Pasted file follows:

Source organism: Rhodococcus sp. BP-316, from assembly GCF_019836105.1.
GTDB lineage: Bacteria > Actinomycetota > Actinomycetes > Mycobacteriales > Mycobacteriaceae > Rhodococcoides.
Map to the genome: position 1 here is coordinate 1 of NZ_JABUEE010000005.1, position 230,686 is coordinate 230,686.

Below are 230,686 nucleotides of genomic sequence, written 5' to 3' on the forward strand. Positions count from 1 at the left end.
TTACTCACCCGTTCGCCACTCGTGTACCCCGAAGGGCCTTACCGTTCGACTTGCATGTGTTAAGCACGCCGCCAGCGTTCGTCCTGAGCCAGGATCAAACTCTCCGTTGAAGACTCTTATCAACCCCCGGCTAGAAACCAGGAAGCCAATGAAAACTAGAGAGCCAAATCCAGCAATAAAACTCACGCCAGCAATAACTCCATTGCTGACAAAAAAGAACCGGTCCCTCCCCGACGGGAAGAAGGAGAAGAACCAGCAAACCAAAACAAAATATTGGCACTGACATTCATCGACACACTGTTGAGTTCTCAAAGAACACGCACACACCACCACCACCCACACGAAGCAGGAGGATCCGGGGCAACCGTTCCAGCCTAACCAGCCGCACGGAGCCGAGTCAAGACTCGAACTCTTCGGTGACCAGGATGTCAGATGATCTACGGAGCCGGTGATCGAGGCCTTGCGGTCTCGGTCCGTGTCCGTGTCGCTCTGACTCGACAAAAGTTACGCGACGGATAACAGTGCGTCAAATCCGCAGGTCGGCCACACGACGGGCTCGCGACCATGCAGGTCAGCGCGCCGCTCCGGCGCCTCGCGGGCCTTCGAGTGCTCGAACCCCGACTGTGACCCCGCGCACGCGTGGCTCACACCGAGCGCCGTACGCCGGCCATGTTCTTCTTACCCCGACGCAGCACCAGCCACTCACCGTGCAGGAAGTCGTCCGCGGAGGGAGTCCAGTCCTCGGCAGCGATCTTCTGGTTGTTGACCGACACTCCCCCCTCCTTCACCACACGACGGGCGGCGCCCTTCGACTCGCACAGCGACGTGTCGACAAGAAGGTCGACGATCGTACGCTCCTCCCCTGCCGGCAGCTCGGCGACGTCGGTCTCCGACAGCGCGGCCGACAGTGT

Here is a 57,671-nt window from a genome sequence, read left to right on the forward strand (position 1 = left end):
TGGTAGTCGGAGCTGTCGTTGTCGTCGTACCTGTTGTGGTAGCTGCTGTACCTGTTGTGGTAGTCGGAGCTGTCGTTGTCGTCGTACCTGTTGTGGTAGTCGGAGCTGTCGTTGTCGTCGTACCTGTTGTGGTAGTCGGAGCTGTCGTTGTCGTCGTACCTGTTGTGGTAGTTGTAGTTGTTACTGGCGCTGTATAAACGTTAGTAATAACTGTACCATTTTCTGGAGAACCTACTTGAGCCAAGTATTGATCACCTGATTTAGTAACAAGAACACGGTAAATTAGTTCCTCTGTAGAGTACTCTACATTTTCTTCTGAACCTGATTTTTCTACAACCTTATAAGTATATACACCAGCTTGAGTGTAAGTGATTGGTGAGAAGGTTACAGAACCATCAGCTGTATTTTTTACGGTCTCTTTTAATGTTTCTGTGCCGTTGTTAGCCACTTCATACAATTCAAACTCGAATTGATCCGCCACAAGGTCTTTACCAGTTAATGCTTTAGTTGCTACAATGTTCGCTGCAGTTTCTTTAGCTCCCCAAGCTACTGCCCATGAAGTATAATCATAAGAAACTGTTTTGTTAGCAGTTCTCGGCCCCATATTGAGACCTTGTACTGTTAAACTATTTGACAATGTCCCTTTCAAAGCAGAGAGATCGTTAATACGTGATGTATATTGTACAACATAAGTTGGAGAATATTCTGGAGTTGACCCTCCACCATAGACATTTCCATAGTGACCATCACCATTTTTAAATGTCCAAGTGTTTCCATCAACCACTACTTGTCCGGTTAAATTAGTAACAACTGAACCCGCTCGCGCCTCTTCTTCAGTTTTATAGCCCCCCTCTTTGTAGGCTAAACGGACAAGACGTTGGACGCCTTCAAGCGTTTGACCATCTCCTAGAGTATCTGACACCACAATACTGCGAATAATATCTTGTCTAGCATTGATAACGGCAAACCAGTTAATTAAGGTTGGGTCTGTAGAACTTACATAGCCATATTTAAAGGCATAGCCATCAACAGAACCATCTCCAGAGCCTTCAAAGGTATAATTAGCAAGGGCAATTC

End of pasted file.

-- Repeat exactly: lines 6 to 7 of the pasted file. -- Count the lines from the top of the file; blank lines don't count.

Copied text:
Here is a 57,671-nt window from a genome sequence, read left to right on the forward strand (position 1 = left end):
TGGTAGTCGGAGCTGTCGTTGTCGTCGTACCTGTTGTGGTAGCTGCTGTACCTGTTGTGGTAGTCGGAGCTGTCGTTGTCGTCGTACCTGTTGTGGTAGTCGGAGCTGTCGTTGTCGTCGTACCTGTTGTGGTAGTCGGAGCTGTCGTTGTCGTCGTACCTGTTGTGGTAGTTGTAGTTGTTACTGGCGCTGTATAAACGTTAGTAATAACTGTACCATTTTCTGGAGAACCTACTTGAGCCAAGTATTGATCACCTGATTTAGTAACAAGAACACGGTAAATTAGTTCCTCTGTAGAGTACTCTACATTTTCTTCTGAACCTGATTTTTCTACAACCTTATAAGTATATACACCAGCTTGAGTGTAAGTGATTGGTGAGAAGGTTACAGAACCATCAGCTGTATTTTTTACGGTCTCTTTTAATGTTTCTGTGCCGTTGTTAGCCACTTCATACAATTCAAACTCGAATTGATCCGCCACAAGGTCTTTACCAGTTAATGCTTTAGTTGCTACAATGTTCGCTGCAGTTTCTTTAGCTCCCCAAGCTACTGCCCATGAAGTATAATCATAAGAAACTGTTTTGTTAGCAGTTCTCGGCCCCATATTGAGACCTTGTACTGTTAAACTATTTGACAATGTCCCTTTCAAAGCAGAGAGATCGTTAATACGTGATGTATATTGTACAACATAAGTTGGAGAATATTCTGGAGTTGACCCTCCACCATAGACATTTCCATAGTGACCATCACCATTTTTAAATGTCCAAGTGTTTCCATCAACCACTACTTGTCCGGTTAAATTAGTAACAACTGAACCCGCTCGCGCCTCTTCTTCAGTTTTATAGCCCCCCTCTTTGTAGGCTAAACGGACAAGACGTTGGACGCCTTCAAGCGTTTGACCATCTCCTAGAGTATCTGACACCACAATACTGCGAATAATATCTTGTCTAGCATTGATAACGGCAAACCAGTTAATTAAGGTTGGGTCTGTAGAACTTACATAGCCATATTTAAAGGCATAGCCATCAACAGAACCATCTCCAGAGCCTTCAAAGGTATAATTAGCAAGGGCAATTC